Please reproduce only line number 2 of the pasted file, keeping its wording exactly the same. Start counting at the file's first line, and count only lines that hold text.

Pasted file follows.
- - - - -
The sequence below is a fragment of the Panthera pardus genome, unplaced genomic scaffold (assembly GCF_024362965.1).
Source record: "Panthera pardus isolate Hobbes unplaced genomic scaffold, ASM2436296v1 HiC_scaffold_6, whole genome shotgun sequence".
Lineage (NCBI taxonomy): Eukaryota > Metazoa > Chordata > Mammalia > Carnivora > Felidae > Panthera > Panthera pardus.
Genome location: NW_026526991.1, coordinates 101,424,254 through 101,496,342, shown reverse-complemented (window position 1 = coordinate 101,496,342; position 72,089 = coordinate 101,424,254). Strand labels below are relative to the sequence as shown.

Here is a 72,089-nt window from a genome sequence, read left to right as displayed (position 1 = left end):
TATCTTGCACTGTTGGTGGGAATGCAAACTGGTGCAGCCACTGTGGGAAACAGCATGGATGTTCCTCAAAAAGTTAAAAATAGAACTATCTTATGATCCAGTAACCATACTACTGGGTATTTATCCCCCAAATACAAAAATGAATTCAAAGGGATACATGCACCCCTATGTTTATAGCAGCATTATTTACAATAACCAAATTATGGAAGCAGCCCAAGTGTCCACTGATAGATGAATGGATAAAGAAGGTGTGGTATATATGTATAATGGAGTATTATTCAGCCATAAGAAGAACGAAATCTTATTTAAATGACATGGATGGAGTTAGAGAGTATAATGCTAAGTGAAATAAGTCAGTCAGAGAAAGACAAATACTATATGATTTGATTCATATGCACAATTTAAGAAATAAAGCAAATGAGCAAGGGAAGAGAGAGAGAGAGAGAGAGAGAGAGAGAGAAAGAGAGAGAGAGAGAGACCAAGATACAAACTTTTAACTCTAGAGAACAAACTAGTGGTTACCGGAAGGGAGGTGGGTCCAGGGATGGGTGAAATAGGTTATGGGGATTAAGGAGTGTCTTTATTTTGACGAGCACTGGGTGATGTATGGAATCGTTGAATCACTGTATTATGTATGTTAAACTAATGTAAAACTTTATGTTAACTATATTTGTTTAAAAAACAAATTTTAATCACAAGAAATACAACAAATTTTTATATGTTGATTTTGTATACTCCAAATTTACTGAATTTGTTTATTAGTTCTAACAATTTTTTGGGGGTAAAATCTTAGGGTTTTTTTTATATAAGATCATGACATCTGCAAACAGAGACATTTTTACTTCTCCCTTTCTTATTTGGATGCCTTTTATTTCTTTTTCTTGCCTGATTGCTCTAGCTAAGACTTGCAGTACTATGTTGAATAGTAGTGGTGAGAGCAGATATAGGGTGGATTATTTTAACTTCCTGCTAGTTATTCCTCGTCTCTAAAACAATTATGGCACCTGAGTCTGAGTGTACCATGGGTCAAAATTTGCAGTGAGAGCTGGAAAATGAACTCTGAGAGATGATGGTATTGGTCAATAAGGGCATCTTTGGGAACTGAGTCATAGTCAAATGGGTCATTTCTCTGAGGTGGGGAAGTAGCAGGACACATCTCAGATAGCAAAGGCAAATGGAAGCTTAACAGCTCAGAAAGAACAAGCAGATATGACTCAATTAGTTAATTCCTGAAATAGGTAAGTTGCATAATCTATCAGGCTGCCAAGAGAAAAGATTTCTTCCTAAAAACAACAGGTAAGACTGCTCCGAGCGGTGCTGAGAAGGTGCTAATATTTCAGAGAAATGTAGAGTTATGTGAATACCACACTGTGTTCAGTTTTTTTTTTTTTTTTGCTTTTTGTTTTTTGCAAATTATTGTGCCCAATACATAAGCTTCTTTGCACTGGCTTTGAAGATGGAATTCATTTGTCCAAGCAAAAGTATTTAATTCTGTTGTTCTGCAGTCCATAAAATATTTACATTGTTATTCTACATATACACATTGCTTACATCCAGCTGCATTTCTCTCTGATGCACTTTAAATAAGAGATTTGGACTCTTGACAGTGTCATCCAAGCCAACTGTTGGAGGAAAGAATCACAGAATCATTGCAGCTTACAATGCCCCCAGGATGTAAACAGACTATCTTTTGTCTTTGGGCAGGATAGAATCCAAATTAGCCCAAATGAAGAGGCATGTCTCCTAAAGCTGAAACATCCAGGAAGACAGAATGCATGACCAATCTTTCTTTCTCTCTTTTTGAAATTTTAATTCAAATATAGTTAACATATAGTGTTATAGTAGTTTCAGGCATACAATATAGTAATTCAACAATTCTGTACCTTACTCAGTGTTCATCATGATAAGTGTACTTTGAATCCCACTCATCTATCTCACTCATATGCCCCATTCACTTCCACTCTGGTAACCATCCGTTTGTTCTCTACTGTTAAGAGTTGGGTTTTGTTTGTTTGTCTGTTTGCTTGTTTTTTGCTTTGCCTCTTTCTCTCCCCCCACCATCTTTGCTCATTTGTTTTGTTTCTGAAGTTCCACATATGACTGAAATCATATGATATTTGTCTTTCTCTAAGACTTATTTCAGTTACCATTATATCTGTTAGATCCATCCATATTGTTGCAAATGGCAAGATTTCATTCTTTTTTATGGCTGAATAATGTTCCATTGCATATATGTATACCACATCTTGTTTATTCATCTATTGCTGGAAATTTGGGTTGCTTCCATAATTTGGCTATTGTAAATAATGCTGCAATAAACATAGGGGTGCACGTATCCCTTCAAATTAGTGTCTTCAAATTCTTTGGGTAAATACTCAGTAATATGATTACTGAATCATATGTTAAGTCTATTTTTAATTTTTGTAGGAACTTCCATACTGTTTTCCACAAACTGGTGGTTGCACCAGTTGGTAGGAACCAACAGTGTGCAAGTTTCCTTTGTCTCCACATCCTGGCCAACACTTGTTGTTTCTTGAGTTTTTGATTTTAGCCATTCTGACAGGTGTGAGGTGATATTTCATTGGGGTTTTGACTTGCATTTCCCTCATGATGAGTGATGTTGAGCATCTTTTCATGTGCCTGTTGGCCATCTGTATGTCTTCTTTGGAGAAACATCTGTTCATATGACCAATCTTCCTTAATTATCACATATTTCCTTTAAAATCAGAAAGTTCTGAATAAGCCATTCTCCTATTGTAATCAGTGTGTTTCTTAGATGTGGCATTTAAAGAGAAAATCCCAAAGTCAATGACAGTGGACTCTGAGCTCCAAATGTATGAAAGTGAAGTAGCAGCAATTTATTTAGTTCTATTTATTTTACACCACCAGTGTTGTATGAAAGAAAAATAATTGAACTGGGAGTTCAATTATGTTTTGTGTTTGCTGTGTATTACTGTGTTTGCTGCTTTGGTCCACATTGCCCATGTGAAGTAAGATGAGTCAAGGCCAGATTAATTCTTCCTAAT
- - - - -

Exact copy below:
Source record: "Panthera pardus isolate Hobbes unplaced genomic scaffold, ASM2436296v1 HiC_scaffold_6, whole genome shotgun sequence".